When I started my afghan it took me three panels to get the feel of the tension--three panels ranging from large to small. I then started over and ran out of yarn after completing two panels. Although the yarn was white, it was around for 25+ years. I did another three panels and there was a noticeable difference in shades. I started over again--I think I actually made two afghans (lol).

Wow, it is going to take me a bit to get the hang of tatting. I am watching a very good video but I am all thumbs.

author
IsraelaM (author)2016-06-26

So, how much do I need to pay for the instructions? I'm not comfortable signing a blank check. There is nowhere on the credit card page any info on the cost. Help! Did I miss something?

author
craftknowitall (author)IsraelaM2016-06-26

It's free as long as you are willing to go from page to page and ignor (or not) the advertising. I have private messaged you. Thanks for leaving a comment.

author
TatonkaCreations (author)2016-05-25

OH. MY. GOODNESS!!!!! I am pushing 60 yr old and have wanted to learn to tat since I was a child. My mother learned basics from a woman in her late 80s back in the early 1960s, when I was a small child. You have COMPLETELY 're-inspired me to give it a try. It isn't as scary looking as it looks. I have crocheted for over 45 years, including MANY doilies....So I'm not afraid. THANK YOU FOR YOUR INSTRUCTIONS!!!!!!!

author

You are welcome and best wishes.

author
ChidaG (author)2016-05-02

Would it be possible for you to post reverse instructions, that is, instructions for people who are left-handed? I was only able to teach myself to crochet after I found a booklet that contained mirror-image instructions for lefties, and the way I crochet runs the complete opposite direction that a right-handed person would do it. I feel like I would have difficulty tatting for the exact same reason, as I am VERY left-handed.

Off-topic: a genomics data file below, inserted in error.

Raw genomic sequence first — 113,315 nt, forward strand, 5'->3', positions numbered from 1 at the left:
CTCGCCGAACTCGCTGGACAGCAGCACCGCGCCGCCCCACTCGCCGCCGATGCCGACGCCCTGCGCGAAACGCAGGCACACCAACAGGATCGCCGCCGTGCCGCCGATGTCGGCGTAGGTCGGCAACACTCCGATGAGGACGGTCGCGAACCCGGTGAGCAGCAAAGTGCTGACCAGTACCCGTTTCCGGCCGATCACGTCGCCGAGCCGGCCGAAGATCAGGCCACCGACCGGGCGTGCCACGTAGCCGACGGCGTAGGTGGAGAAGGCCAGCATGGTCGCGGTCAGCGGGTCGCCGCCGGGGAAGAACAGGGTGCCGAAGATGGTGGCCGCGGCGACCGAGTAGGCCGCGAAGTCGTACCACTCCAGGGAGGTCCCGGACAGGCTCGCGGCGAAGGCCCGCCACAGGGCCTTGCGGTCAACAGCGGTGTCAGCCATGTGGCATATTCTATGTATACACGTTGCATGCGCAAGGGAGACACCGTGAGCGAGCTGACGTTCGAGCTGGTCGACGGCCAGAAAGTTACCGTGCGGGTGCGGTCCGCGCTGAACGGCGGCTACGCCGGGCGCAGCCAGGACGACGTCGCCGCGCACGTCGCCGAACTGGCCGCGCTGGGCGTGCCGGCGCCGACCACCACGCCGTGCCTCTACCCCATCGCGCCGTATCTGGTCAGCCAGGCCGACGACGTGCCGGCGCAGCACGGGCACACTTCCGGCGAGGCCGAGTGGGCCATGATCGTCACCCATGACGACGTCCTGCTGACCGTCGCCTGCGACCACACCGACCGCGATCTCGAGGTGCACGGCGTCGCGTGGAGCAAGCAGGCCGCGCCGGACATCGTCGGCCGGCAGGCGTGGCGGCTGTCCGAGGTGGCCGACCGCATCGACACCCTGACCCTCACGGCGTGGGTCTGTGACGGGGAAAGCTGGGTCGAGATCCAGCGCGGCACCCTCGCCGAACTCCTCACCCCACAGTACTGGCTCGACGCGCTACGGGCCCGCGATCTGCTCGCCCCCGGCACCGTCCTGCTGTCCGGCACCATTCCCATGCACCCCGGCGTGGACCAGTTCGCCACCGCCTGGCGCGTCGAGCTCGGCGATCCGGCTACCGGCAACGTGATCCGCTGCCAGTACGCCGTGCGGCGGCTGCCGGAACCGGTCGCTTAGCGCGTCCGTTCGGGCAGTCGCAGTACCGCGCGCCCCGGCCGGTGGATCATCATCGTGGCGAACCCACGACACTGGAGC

author
craftknowitall (author)ChidaG2016-05-04

Here is a you tube video on left handed double stitch:

https://search.yahoo.com/yhs/search?p=how+to+tat+left-handed+people&ei=UTF-8&hspart=mozilla&hsimp=yhs-004, may be this will help.

author
craftknowitall (author)ChidaG2016-05-04

Let me think on it. I'm not computer literate enough to know who to reverse the pictures, plus I am in the middle of moving, dejunking 50% of my life, so no promises. Thanks for commenting.

author
Sewicked (author)2016-04-25

These are good instructions.

One suggestion for new tatters, use multi-color thread with a good contrast between colors. When the ring thread and shuttle thread are two different colors it is so much easier to see what's going on.

author
greesonl (author)2016-04-13

Perfect instructions - I have tried it with MANY others! You've definitely explained it in the only way so that some of us who may not immediately pick it up finally Get It! Thank you so much, and your work is just beautiful.